Photo: Bob Jagendorf
In my novel the 11-year-old narrator, Brooklyn, goes to the boardwalk with her cousin Marilyn to see the Fourth of July fireworks. The boardwalk is packed, a record million and a half people showed up. They get to their uncle’s boardwalk bar and get a happy surprise—a blues singer they were looking for is singing there.
The following is an abbreviated excerpt from the novel.
The spotlight seared through the smoke, framing him in a pale cone of light, magnifying him, making him more vivid than life. I longed to go in.
“Got no home of my—”
We turned. A chrysanthemum of white fire bloomed in the black sky.
“Come on.” Marilyn grabbed my arm and tried to pull me. “We have to go.”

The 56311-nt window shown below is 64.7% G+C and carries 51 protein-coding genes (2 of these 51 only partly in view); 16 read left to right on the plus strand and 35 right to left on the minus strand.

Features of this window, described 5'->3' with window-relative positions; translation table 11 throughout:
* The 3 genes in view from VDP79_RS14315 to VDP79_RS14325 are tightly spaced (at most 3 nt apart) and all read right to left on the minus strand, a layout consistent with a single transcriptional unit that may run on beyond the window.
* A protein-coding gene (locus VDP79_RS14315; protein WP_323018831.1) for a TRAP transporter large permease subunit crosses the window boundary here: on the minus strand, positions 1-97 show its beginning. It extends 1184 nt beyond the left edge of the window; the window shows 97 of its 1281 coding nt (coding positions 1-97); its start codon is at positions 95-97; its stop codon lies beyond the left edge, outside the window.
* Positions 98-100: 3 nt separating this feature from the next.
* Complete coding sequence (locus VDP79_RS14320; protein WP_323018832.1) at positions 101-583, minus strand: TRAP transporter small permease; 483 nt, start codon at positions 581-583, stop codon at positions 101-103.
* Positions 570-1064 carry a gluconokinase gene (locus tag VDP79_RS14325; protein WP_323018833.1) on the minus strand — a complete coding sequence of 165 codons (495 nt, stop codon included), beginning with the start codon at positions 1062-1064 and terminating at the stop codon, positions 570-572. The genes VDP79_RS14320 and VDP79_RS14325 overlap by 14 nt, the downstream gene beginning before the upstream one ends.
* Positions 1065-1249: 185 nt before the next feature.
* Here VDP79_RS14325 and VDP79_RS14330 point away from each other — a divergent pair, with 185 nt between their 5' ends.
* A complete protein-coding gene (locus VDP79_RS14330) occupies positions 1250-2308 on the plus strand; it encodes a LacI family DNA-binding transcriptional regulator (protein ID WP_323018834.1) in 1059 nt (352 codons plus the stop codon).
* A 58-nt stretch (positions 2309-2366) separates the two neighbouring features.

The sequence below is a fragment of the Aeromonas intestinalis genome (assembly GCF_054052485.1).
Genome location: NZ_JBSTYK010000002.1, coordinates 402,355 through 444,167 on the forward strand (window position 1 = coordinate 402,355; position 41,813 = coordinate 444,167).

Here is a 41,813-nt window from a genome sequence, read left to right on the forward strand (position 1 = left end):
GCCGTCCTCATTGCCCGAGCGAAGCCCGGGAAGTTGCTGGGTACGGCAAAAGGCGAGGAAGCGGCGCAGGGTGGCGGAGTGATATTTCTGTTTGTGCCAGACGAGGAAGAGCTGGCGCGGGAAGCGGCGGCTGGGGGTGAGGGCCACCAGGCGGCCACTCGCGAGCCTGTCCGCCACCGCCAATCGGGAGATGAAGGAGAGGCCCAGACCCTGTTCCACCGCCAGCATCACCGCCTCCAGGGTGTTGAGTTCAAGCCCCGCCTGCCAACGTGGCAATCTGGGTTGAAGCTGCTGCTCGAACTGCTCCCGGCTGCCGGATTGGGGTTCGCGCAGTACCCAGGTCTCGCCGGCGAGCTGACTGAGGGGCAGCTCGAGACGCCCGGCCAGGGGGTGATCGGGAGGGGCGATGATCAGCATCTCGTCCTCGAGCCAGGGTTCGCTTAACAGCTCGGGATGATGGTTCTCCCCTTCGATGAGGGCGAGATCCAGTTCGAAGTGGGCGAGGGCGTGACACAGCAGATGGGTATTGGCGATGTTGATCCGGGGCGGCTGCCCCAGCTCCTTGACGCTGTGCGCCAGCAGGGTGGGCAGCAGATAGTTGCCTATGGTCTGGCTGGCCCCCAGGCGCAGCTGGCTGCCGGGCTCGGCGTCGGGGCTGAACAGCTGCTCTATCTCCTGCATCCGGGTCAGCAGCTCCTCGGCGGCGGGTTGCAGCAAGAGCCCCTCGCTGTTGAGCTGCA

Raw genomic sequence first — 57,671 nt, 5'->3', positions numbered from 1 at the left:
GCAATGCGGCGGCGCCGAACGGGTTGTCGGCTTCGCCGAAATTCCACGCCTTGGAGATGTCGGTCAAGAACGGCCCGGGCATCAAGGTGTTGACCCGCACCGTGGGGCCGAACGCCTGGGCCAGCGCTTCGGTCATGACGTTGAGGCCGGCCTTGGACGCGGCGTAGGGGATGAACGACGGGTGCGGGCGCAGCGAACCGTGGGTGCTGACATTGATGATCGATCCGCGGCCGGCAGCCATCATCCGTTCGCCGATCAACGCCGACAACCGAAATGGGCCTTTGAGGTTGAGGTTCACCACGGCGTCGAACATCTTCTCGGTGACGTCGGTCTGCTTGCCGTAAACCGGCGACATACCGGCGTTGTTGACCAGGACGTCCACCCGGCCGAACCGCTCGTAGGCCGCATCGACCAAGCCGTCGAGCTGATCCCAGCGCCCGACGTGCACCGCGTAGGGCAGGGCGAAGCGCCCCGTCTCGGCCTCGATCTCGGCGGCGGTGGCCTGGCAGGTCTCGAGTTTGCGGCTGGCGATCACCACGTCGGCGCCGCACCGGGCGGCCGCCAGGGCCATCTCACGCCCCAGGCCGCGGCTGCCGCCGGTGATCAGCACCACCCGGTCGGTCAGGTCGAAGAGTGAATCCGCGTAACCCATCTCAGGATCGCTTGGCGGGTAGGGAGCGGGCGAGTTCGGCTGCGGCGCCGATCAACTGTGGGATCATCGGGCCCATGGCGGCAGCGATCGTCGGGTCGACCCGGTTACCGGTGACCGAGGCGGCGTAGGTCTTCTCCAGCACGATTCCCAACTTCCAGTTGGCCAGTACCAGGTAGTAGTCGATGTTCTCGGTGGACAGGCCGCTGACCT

Drinkers at the bar hopped off their stools, and gradually the whole place emptied. Patrons walked out to the boardwalk and turned their faces toward the fireworks, martini glasses still in hand.
“You go,” I said. “I have to talk to Mississippi.”
My memory of Tuesday night fireworks in the 1950s was one of pure communal joy. Every time a perfect fireball exploded in the sky the crowd let out an “ooh” in unison. I think the red ones were my favorite.
photo credit: <a href=”https://www.flickr.com/photos/bobjagendorf/7908292098/”>Bob Jagendorf</a> via <a href=”http://photopin.com”>photopin</a> <a href=”http://creativecommons.org/licenses/by/2.0/”>cc</a>